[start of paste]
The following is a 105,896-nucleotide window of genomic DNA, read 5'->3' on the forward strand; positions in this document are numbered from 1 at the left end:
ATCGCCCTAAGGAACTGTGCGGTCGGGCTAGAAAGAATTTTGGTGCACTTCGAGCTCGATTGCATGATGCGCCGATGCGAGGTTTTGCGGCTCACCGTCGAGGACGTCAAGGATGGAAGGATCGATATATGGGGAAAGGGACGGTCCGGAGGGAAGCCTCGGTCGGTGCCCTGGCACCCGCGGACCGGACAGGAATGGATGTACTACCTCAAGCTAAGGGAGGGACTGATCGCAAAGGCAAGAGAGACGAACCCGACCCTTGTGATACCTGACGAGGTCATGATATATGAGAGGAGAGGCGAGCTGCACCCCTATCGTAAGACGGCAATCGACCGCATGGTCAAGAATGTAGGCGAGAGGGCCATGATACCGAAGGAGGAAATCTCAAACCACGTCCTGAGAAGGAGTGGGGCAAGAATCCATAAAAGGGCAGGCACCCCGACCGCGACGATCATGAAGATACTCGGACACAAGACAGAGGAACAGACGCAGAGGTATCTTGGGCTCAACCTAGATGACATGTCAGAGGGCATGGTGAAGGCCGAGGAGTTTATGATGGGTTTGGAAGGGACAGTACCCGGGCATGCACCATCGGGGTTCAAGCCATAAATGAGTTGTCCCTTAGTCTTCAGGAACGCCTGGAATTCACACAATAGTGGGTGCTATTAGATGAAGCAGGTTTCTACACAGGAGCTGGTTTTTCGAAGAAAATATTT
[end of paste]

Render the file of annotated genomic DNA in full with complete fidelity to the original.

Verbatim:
The following is a 105,896-nucleotide window of genomic DNA, read 5'->3' on the forward strand; positions in this document are numbered from 1 at the left end:
ATCGCCCTAAGGAACTGTGCGGTCGGGCTAGAAAGAATTTTGGTGCACTTCGAGCTCGATTGCATGATGCGCCGATGCGAGGTTTTGCGGCTCACCGTCGAGGACGTCAAGGATGGAAGGATCGATATATGGGGAAAGGGACGGTCCGGAGGGAAGCCTCGGTCGGTGCCCTGGCACCCGCGGACCGGACAGGAATGGATGTACTACCTCAAGCTAAGGGAGGGACTGATCGCAAAGGCAAGAGAGACGAACCCGACCCTTGTGATACCTGACGAGGTCATGATATATGAGAGGAGAGGCGAGCTGCACCCCTATCGTAAGACGGCAATCGACCGCATGGTCAAGAATGTAGGCGAGAGGGCCATGATACCGAAGGAGGAAATCTCAAACCACGTCCTGAGAAGGAGTGGGGCAAGAATCCATAAAAGGGCAGGCACCCCGACCGCGACGATCATGAAGATACTCGGACACAAGACAGAGGAACAGACGCAGAGGTATCTTGGGCTCAACCTAGATGACATGTCAGAGGGCATGGTGAAGGCCGAGGAGTTTATGATGGGTTTGGAAGGGACAGTACCCGGGCATGCACCATCGGGGTTCAAGCCATAAATGAGTTGTCCCTTAGTCTTCAGGAACGCCTGGAATTCACACAATAGTGGGTGCTATTAGATGAAGCAGGTTTCTACACAGGAGCTGGTTTTTCGAAGAAAATATTT